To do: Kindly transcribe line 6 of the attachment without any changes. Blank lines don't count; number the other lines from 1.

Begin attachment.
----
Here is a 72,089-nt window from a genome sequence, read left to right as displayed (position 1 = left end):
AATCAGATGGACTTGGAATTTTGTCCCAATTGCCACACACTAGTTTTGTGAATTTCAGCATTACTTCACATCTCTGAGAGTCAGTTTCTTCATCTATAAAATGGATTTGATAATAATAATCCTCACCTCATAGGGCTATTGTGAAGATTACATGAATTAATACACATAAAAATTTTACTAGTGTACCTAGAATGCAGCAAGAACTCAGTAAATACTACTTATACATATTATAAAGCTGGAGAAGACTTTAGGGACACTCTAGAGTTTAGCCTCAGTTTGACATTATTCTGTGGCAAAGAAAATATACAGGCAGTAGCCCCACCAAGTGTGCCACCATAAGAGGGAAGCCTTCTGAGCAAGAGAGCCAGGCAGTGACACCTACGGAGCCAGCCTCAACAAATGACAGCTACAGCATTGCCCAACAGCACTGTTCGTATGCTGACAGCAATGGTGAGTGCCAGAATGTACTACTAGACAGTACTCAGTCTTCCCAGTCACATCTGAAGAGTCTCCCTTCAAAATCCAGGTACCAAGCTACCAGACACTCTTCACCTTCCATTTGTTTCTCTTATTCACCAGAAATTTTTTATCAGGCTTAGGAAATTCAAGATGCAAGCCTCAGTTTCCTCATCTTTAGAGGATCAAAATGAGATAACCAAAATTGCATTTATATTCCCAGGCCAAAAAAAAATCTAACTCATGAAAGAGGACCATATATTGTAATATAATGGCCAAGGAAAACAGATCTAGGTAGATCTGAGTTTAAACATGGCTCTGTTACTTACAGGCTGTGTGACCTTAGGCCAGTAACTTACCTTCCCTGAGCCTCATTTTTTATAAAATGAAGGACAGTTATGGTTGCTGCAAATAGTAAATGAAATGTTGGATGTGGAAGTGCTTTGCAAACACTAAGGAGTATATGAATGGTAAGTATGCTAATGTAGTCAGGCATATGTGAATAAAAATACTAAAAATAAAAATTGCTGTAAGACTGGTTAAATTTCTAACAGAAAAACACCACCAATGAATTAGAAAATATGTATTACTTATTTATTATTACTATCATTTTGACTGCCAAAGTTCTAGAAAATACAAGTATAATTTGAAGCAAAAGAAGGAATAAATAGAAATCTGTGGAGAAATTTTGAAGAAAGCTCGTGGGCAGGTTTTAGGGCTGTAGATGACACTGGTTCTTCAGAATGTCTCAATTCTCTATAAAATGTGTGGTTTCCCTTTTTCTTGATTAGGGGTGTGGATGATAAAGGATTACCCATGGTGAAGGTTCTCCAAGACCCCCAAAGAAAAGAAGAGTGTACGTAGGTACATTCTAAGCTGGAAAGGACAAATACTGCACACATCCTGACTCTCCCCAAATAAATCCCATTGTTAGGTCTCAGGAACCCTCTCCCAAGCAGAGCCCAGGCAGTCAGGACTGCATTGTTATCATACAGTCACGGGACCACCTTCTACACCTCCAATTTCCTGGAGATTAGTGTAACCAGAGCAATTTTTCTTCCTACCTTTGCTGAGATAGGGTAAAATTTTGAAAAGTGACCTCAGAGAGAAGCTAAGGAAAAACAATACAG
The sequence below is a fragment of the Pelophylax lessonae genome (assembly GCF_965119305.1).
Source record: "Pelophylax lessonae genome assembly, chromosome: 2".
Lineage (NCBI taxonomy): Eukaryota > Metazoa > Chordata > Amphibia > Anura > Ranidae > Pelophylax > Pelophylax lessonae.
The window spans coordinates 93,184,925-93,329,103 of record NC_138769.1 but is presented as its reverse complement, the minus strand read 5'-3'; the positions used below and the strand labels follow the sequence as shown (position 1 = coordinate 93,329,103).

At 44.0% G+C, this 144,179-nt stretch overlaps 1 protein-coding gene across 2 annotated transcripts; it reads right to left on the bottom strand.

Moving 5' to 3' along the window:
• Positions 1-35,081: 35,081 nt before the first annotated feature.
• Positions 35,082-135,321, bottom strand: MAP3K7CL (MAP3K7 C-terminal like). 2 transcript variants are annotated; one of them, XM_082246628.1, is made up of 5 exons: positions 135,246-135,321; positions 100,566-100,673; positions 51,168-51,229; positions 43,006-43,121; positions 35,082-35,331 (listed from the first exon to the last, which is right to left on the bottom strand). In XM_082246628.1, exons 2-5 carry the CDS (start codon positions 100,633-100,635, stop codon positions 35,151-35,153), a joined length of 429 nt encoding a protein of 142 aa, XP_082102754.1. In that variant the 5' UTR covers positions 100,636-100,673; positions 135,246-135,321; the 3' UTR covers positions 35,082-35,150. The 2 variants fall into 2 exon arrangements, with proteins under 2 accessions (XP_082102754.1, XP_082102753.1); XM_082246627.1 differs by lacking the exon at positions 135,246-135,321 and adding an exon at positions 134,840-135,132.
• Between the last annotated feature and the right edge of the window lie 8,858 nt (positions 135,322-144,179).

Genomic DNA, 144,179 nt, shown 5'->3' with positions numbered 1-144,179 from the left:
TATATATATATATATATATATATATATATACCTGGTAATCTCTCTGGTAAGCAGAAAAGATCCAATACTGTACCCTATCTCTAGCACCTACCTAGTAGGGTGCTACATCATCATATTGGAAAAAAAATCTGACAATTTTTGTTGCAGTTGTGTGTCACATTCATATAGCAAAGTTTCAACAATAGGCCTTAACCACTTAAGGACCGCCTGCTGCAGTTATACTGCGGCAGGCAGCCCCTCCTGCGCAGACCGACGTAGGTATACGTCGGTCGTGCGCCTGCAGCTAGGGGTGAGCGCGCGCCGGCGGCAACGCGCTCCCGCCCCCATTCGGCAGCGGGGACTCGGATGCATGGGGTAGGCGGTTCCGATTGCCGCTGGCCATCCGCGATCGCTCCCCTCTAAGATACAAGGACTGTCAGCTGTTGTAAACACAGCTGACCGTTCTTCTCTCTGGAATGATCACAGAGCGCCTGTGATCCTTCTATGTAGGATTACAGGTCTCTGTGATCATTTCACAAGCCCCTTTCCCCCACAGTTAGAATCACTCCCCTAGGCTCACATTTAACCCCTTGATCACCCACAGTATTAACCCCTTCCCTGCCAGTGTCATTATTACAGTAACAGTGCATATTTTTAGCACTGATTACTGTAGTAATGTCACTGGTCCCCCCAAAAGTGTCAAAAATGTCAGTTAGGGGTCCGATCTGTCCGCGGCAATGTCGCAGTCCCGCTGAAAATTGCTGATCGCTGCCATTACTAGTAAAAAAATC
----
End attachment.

The window spans coordinates 93,184,925-93,329,103 of record NC_138769.1 but is presented as its reverse complement, the minus strand read 5'-3'; the positions used below and the strand labels follow the sequence as shown (position 1 = coordinate 93,329,103).